While there, he met the poet W. B. Yeats with the intention of gaining his permission to write an opera based on his translation of Sophocles' Oedipus the King. He took another instrument he had built, an adapted guitar, to the meeting, and accompanied himself in one of his own songs on it.
Yeats was enthusiastic, saying "a play done entirely in this way, with this wonderful instrument, and with this type of music, might really be sensational", and giving Partch's idea his blessing. Partch set about building more instruments with which to realise his opera. However, his grant money ran out, and, back in the United States, he began to live as a hobo, travelling around on trains and taking casual work where he could find it. He continued in this way for ten years, writing about his experiences in journals that were later collected together under the title Bitter Music. They frequently include snatches of overheard speech notated on musical staves according to the pitches used by the speaker.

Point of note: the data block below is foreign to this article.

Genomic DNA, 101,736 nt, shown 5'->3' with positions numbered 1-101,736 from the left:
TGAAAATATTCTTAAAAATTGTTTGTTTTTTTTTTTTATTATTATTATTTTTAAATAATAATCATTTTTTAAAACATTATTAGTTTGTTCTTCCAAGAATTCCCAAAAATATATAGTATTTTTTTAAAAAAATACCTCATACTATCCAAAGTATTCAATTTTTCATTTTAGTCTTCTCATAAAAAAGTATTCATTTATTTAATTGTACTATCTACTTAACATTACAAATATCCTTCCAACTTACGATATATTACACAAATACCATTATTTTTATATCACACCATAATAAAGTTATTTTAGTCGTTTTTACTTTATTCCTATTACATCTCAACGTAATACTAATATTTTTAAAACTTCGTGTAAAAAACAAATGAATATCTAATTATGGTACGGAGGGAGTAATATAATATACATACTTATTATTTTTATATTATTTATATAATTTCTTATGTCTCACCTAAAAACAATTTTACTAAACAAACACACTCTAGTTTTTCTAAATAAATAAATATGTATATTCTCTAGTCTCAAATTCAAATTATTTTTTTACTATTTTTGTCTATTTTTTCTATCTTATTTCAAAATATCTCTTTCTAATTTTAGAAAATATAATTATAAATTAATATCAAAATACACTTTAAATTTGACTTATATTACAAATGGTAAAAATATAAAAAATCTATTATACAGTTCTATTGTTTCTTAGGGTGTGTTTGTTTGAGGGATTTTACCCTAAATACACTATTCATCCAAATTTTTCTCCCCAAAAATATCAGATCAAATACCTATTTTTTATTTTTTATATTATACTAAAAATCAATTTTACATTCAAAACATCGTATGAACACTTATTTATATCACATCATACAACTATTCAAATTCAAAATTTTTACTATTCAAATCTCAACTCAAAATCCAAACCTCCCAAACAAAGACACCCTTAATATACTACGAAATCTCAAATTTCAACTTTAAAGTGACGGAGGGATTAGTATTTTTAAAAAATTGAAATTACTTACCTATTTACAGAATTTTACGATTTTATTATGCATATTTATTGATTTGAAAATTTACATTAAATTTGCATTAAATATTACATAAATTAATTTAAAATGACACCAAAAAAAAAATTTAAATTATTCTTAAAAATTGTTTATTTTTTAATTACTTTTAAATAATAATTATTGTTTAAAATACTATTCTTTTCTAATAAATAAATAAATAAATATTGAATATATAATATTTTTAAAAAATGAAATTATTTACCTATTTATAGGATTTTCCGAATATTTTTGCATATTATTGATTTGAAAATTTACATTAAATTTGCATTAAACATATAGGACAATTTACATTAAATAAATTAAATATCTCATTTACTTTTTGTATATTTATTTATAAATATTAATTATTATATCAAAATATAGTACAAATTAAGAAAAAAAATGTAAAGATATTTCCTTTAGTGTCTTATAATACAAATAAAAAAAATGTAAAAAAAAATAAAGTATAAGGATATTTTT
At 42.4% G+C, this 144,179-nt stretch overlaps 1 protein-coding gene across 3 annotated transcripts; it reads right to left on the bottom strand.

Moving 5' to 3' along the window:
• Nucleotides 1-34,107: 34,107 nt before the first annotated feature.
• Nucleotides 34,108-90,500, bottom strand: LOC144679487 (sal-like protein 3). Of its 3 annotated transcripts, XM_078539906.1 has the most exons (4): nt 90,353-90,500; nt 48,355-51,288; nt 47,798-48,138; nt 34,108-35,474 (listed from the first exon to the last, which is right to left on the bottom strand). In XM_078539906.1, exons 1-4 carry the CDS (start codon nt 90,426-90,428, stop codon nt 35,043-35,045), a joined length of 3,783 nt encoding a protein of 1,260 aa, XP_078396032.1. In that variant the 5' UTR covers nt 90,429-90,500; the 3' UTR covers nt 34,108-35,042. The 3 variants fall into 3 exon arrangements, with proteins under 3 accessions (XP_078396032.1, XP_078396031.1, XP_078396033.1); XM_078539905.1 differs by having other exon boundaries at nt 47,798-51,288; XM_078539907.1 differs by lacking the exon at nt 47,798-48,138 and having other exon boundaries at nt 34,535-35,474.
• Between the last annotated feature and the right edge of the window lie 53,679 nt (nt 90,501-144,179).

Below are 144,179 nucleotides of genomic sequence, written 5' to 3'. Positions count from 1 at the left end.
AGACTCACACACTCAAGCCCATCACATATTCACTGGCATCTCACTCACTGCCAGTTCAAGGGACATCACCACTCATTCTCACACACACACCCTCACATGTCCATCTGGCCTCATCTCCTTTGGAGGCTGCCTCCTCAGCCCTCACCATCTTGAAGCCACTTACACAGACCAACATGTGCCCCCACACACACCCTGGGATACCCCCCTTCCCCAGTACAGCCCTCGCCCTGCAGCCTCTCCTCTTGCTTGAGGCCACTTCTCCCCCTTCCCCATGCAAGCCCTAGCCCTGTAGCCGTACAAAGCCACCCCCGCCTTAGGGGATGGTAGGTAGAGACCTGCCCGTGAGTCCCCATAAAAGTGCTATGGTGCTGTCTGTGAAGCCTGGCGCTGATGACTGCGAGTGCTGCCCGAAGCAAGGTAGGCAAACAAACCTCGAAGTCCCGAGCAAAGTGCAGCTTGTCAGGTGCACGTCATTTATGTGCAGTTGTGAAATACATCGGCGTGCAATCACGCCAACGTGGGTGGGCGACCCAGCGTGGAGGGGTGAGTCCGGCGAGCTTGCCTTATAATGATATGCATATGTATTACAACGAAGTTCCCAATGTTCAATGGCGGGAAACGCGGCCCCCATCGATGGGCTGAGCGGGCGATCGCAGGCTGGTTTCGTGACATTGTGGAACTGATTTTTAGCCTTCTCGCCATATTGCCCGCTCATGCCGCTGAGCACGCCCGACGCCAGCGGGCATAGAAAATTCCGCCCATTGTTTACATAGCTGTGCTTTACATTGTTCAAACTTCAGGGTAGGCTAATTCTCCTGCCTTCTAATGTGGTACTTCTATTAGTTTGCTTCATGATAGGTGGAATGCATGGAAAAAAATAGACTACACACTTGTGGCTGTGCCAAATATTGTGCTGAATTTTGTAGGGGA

This technique (which had been earlier used by Leos Janacek and would be later used by Steve Reich) was to become a standard approach to vocal parts in Partch's work. Read more on Last.fm. User-contributed text is available under the Creative Commons By-SA License; additional terms may apply..
show me more
|Revelation in The Courthouse Park After The Bacchae of Euripides (Revelation in The Courthouse Park After The Bacchae of Euripides)|